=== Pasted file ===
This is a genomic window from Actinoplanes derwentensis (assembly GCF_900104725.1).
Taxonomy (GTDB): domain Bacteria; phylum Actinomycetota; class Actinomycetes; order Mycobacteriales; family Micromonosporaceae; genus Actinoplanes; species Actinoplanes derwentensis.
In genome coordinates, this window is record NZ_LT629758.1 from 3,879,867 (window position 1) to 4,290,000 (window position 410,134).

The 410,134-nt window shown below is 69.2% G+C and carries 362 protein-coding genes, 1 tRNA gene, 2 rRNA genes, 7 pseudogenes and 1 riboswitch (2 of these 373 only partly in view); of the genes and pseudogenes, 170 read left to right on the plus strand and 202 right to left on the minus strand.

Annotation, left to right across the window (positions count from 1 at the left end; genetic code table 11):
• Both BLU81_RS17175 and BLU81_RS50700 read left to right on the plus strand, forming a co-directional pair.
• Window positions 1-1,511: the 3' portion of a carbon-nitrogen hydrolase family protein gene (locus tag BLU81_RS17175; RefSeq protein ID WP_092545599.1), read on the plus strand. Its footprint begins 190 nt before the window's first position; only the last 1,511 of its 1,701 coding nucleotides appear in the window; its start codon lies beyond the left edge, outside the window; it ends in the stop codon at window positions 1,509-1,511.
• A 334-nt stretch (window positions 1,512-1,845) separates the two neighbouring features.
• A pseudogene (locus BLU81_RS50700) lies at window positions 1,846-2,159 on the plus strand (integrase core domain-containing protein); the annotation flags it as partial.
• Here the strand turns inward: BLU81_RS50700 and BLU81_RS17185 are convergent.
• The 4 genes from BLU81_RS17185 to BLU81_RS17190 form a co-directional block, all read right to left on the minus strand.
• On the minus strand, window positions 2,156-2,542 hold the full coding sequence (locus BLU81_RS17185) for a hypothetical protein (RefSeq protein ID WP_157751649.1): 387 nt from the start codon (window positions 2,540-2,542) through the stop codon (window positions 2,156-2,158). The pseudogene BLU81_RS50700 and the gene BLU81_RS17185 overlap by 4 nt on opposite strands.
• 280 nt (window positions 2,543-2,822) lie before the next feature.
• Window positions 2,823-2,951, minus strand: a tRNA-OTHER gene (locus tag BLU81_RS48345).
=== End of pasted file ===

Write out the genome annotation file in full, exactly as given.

This is a genomic window from Actinoplanes derwentensis (assembly GCF_900104725.1).
Taxonomy (GTDB): domain Bacteria; phylum Actinomycetota; class Actinomycetes; order Mycobacteriales; family Micromonosporaceae; genus Actinoplanes; species Actinoplanes derwentensis.
In genome coordinates, this window is record NZ_LT629758.1 from 3,879,867 (window position 1) to 4,290,000 (window position 410,134).

The 410,134-nt window shown below is 69.2% G+C and carries 362 protein-coding genes, 1 tRNA gene, 2 rRNA genes, 7 pseudogenes and 1 riboswitch (2 of these 373 only partly in view); of the genes and pseudogenes, 170 read left to right on the plus strand and 202 right to left on the minus strand.

Annotation, left to right across the window (positions count from 1 at the left end; genetic code table 11):
• Both BLU81_RS17175 and BLU81_RS50700 read left to right on the plus strand, forming a co-directional pair.
• Window positions 1-1,511: the 3' portion of a carbon-nitrogen hydrolase family protein gene (locus tag BLU81_RS17175; RefSeq protein ID WP_092545599.1), read on the plus strand. Its footprint begins 190 nt before the window's first position; only the last 1,511 of its 1,701 coding nucleotides appear in the window; its start codon lies beyond the left edge, outside the window; it ends in the stop codon at window positions 1,509-1,511.
• A 334-nt stretch (window positions 1,512-1,845) separates the two neighbouring features.
• A pseudogene (locus BLU81_RS50700) lies at window positions 1,846-2,159 on the plus strand (integrase core domain-containing protein); the annotation flags it as partial.
• Here the strand turns inward: BLU81_RS50700 and BLU81_RS17185 are convergent.
• The 4 genes from BLU81_RS17185 to BLU81_RS17190 form a co-directional block, all read right to left on the minus strand.
• On the minus strand, window positions 2,156-2,542 hold the full coding sequence (locus BLU81_RS17185) for a hypothetical protein (RefSeq protein ID WP_157751649.1): 387 nt from the start codon (window positions 2,540-2,542) through the stop codon (window positions 2,156-2,158). The pseudogene BLU81_RS50700 and the gene BLU81_RS17185 overlap by 4 nt on opposite strands.
• 280 nt (window positions 2,543-2,822) lie before the next feature.
• Window positions 2,823-2,951, minus strand: a tRNA-OTHER gene (locus tag BLU81_RS48345).